I was metal detecting with my GO-FIND 20 around Northern Sydney at some reserves near the harbour looking for early coins/relics etc. and I got to some sand trap with sandstone walls, I was gonna skip it as I wanted to do a big park area instead but there was this nagging voice in my mind saying "do that spot!!!" and so I decided to do some detecting there. First find in that trap was a 1951 half penny which was encouraging for me to continue and after 10 or 15 minutes detecting finding bits of rubbish and old nails I dug a mid-range ring/ringpull/coin symbol signal and was expecting rubbish but out came a gold coin and I was like WHOAAAAA!!!!! I looked at it and immediately identified it as a half gold sovereign, the head on the back was Queen Victoria and the date is 1873!!! I was over the moon, I never was expecting to find a half soveign there, and I was thinking sovereigns/half sovereigns would be generally found in old gold mining towns. Anyhow I shared the photos on Facebook, one of my metal detecting mates told me it could be worth $700-$1000 in its condition!!! I quickly learned that if it were a Melbourne minted half sov (M at the bottom of the reverse side of the coin) it would be worth quite a lot, an uncirculated Melbourne 1873 half sov is worth $25000! There was some caked dirt over the mint mark so I carefully picked a chunk of it off with my fingernail (without damaging the coin) and to my delight it does indeed have the M mint mark, so it's a Melbourne minted 1873 half sov!!! My coin has some scratches here and there so it’s worth is a fraction of an uncirculated but it doesn't matter because I am not selling it, it is a keeper for me being a keen collector of old coins!!! Goes to show you don't need a top of the range metal detector to find gold items of high value, you just have to be at the right place at the right time and decide to dig the lower signals!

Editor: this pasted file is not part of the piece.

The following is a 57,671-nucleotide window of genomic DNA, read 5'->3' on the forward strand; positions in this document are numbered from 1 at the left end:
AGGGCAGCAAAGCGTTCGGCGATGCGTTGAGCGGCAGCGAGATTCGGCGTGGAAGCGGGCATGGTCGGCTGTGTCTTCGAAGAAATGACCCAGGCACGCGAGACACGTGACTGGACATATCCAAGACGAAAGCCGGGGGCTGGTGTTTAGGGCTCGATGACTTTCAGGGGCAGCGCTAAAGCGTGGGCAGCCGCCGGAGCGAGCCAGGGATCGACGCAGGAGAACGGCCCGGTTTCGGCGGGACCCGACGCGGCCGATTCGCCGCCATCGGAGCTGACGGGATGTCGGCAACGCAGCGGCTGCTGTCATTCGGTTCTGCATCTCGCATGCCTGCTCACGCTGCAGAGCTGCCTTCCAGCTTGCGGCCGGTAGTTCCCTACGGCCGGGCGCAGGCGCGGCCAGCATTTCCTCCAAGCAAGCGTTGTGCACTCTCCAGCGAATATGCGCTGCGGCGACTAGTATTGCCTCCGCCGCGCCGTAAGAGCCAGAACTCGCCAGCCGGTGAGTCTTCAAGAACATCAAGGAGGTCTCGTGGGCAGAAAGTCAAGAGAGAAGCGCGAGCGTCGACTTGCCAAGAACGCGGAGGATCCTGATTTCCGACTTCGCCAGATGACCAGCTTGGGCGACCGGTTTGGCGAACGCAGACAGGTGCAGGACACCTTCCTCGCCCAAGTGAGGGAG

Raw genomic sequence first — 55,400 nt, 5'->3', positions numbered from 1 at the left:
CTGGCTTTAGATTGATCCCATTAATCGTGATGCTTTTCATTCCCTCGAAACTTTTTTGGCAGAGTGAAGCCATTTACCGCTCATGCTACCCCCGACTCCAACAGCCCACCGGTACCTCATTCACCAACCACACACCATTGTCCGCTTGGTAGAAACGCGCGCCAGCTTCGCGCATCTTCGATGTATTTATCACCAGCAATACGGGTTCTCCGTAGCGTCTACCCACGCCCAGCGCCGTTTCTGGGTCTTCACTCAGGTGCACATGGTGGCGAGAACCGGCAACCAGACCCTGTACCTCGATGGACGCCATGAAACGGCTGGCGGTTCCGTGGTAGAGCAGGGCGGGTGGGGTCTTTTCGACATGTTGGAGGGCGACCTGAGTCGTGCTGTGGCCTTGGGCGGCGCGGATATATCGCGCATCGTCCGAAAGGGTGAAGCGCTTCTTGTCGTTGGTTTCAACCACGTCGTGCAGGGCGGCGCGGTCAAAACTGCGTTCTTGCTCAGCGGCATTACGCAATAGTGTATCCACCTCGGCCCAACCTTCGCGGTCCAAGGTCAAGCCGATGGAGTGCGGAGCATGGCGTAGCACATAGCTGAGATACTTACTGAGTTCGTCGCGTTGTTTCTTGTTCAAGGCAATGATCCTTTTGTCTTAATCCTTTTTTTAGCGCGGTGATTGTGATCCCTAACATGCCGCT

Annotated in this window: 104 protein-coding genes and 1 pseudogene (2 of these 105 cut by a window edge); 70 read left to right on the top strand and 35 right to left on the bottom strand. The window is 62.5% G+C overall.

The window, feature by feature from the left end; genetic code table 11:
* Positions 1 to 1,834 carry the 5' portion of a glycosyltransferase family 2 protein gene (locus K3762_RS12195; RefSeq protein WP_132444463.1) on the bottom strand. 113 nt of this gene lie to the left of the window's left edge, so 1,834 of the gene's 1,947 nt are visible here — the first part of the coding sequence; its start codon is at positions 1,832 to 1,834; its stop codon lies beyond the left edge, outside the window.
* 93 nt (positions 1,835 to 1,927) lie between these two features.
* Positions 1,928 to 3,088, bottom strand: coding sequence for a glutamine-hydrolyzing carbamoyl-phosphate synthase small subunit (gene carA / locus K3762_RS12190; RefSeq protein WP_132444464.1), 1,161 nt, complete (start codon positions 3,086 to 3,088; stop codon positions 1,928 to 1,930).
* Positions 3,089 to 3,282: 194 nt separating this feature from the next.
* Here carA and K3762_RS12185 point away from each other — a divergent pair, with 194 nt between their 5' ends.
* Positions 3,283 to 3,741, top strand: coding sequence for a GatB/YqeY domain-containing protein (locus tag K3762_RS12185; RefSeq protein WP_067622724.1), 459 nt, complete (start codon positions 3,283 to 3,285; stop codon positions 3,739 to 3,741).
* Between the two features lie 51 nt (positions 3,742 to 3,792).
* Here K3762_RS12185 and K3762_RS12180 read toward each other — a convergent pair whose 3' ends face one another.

Tom - New South Wales, Australia